Kaare Klint was an iconic furniture designer, educator and visionary and made his mark on Danish design history.
He was recognised as the father of modern Danish design. He designed icons such as the 1914 Faaborg Chair and 1933 Safari Chairs, as well as the design reception room of the Danish Pavilion at the 1929 Barcelona Exposition.
Germany’s Bauhaus movement greatly influenced the Danes in the early twentieth century. However, they took a different tack, due mainly to designer Kaare Klint. Danish design has a down-to-earth approach. Klint and his fellow architects chose usefulness, whereas the Bauhaus sought aesthetic beauty.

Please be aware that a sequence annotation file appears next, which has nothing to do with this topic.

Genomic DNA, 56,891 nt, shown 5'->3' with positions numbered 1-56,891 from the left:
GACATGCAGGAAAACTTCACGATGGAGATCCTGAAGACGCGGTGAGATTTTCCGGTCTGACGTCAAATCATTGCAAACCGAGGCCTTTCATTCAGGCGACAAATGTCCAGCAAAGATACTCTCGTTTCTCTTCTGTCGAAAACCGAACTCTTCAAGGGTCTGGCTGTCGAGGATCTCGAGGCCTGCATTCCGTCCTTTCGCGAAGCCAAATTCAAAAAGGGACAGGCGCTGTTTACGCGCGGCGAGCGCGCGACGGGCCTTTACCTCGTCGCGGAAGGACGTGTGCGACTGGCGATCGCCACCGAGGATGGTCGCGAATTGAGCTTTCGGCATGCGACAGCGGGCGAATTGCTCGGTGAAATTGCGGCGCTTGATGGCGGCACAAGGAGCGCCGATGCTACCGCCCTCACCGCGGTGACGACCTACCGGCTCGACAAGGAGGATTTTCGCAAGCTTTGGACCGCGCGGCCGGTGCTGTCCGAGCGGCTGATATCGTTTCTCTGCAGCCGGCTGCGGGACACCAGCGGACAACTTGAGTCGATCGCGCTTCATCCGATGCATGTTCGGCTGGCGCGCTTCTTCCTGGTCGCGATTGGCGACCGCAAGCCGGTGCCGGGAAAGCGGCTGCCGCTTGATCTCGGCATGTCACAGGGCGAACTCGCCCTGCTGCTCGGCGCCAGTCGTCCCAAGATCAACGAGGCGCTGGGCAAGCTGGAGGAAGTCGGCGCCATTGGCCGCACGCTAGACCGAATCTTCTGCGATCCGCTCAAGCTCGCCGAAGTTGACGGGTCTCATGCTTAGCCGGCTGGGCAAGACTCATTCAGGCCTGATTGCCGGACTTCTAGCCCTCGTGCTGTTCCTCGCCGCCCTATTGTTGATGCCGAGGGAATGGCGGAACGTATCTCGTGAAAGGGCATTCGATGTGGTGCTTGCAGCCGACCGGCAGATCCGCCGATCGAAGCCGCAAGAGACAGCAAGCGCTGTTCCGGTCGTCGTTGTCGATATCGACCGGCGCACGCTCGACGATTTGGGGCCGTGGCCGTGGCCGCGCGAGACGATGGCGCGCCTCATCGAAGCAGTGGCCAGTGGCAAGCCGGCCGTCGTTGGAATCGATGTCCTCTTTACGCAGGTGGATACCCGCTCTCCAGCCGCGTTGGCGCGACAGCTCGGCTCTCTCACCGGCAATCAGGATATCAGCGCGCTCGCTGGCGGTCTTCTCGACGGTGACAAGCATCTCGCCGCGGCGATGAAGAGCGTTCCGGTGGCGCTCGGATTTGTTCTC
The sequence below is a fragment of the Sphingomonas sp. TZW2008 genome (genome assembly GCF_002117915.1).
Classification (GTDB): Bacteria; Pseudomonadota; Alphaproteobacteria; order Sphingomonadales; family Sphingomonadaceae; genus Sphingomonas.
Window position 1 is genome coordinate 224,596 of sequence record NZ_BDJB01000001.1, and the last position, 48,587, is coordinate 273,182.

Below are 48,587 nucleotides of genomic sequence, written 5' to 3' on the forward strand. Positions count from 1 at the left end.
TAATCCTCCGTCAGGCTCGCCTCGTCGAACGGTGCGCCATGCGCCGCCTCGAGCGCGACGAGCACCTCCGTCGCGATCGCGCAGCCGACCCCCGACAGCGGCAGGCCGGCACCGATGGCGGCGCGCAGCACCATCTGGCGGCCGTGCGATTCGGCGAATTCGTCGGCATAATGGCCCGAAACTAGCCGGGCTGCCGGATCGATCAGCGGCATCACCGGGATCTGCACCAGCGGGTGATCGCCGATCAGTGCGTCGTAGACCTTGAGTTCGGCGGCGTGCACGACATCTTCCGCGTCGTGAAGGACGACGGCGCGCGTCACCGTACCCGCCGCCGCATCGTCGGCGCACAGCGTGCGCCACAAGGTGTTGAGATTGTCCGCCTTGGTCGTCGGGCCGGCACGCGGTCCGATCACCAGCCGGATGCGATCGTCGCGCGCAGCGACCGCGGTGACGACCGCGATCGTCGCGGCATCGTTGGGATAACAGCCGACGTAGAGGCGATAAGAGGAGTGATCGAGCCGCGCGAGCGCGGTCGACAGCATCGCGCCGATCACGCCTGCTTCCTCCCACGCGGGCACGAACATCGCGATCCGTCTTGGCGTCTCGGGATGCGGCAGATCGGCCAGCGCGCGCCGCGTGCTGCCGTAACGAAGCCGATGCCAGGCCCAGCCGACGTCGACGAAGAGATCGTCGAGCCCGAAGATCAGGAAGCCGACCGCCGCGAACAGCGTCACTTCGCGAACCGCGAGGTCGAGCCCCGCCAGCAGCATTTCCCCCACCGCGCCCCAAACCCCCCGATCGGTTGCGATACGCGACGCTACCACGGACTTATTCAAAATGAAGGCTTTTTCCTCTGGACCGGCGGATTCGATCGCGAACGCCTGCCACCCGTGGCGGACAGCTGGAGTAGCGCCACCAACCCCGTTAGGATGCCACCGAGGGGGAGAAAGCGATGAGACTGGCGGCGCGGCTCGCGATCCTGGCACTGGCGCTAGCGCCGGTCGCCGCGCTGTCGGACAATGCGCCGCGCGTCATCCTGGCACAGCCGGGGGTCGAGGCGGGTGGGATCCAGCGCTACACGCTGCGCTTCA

Klint set-up his own office in Copenhagen in 1920. In 1924, he founded the department of furniture: in 1944 he became the professor of architecture, Det Kongelige Dansk Kunstakademi (Royal Danish Academy of Fine Arts).
Proportionality of Furniture
In the early part of his career Klint made a number of studies that dealt with the proportionality of man and furniture. While others were occupied with the mystical interpretations of numbers to ensure fine proportions, Klint worked toward and on the premise that each object in a room should have a purpose and fill its place and everything should be determined with reference to man.
Whereeas the Bauhaus students were forbidden to look at historical examples, Klints students were ordered to study the existing furniture; collecting examples of former solutions and analysing the results from the utilarian and technical points of view. Thus evolved the Danish approach “form follows function.”
Byars, M., & Riley, T. (2004). The design encyclopedia. Laurence King Publishing.
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